Historically informed performance  

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Train wreck at Montparnasse (October 22, 1895) by Studio Lévy and Sons.
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Train wreck at Montparnasse (October 22, 1895) by Studio Lévy and Sons.

Historically informed performance (also referred to as period performance, authentic performance, or HIP) is an approach to the performance of Western music and theater. Within this approach, the performance adheres to state-of-the-art knowledge of the aesthetic criteria of the period in which the music or theatre work was conceived. Whenever this knowledge conflicts with current aesthetic criteria, the option of re-training the listener/viewer, as opposed to adapting the work, is normally followed. Music is usually played on instruments corresponding to the period of the piece being played, such as period instruments for early music. Historical treatises, as well as additional historical evidence, are used to gain insight into the performance practice (the stylistic and technical aspects of performance) of a historic era. Corresponding types of acting and scenery are deployed. Historically informed performance has originated in the performance of Medieval, Renaissance, and Baroque music, but has come to encompass music from the Classical and Romantic eras as well. Quite recently, the phenomenon has begun to affect the theatrical stage, for instance in the production of Baroque opera.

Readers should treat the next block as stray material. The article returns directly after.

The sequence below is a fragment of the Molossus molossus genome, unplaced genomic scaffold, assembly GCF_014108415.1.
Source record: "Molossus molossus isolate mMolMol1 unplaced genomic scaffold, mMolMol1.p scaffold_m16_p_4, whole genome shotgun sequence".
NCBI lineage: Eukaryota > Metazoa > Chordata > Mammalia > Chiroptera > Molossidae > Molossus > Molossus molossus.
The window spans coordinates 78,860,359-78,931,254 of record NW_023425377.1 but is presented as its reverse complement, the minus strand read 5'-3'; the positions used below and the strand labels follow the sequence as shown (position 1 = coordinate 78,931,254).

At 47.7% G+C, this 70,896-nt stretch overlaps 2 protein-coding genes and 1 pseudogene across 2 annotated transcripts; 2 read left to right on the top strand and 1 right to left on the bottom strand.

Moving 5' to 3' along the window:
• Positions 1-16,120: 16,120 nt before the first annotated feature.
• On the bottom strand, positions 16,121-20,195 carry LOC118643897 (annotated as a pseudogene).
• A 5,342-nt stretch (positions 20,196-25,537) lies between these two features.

There are some critics who contest the methodology of the HIP movement, contending that its selection of practices and aesthetics are a product of the 20th century and that it is ultimately impossible to know what performances of an earlier time sounded like.

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Unless indicated otherwise, the text in this article is either based on Wikipedia article "Historically informed performance" or another language Wikipedia page thereof used under the terms of the GNU Free Documentation License; or on original research by Jahsonic and friends. See Art and Popular Culture's copyright notice.

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